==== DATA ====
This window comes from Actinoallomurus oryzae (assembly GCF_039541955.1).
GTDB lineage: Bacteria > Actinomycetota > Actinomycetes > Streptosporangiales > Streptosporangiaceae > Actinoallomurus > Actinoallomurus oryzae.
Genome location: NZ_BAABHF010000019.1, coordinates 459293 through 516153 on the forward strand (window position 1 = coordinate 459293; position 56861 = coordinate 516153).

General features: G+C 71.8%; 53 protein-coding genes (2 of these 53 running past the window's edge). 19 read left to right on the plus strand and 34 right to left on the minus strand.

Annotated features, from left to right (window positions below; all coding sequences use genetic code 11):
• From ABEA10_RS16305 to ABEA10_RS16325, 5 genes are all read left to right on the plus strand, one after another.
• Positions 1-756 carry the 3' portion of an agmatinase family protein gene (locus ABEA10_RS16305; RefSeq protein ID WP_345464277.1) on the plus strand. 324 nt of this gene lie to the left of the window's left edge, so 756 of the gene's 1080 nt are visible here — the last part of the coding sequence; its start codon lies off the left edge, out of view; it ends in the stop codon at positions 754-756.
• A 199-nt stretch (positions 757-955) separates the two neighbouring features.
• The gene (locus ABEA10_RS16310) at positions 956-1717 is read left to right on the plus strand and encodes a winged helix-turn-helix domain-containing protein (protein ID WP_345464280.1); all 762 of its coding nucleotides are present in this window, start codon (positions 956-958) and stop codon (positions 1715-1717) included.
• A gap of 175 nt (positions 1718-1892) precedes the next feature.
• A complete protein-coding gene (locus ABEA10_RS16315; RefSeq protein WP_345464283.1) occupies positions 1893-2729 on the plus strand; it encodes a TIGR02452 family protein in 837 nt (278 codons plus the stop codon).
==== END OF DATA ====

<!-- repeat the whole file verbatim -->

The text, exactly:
This window comes from Actinoallomurus oryzae (assembly GCF_039541955.1).
GTDB lineage: Bacteria > Actinomycetota > Actinomycetes > Streptosporangiales > Streptosporangiaceae > Actinoallomurus > Actinoallomurus oryzae.
Genome location: NZ_BAABHF010000019.1, coordinates 459293 through 516153 on the forward strand (window position 1 = coordinate 459293; position 56861 = coordinate 516153).

General features: G+C 71.8%; 53 protein-coding genes (2 of these 53 running past the window's edge). 19 read left to right on the plus strand and 34 right to left on the minus strand.

Annotated features, from left to right (window positions below; all coding sequences use genetic code 11):
• From ABEA10_RS16305 to ABEA10_RS16325, 5 genes are all read left to right on the plus strand, one after another.
• Positions 1-756 carry the 3' portion of an agmatinase family protein gene (locus ABEA10_RS16305; RefSeq protein ID WP_345464277.1) on the plus strand. 324 nt of this gene lie to the left of the window's left edge, so 756 of the gene's 1080 nt are visible here — the last part of the coding sequence; its start codon lies off the left edge, out of view; it ends in the stop codon at positions 754-756.
• A 199-nt stretch (positions 757-955) separates the two neighbouring features.
• The gene (locus ABEA10_RS16310) at positions 956-1717 is read left to right on the plus strand and encodes a winged helix-turn-helix domain-containing protein (protein ID WP_345464280.1); all 762 of its coding nucleotides are present in this window, start codon (positions 956-958) and stop codon (positions 1715-1717) included.
• A gap of 175 nt (positions 1718-1892) precedes the next feature.
• A complete protein-coding gene (locus ABEA10_RS16315; RefSeq protein WP_345464283.1) occupies positions 1893-2729 on the plus strand; it encodes a TIGR02452 family protein in 837 nt (278 codons plus the stop codon).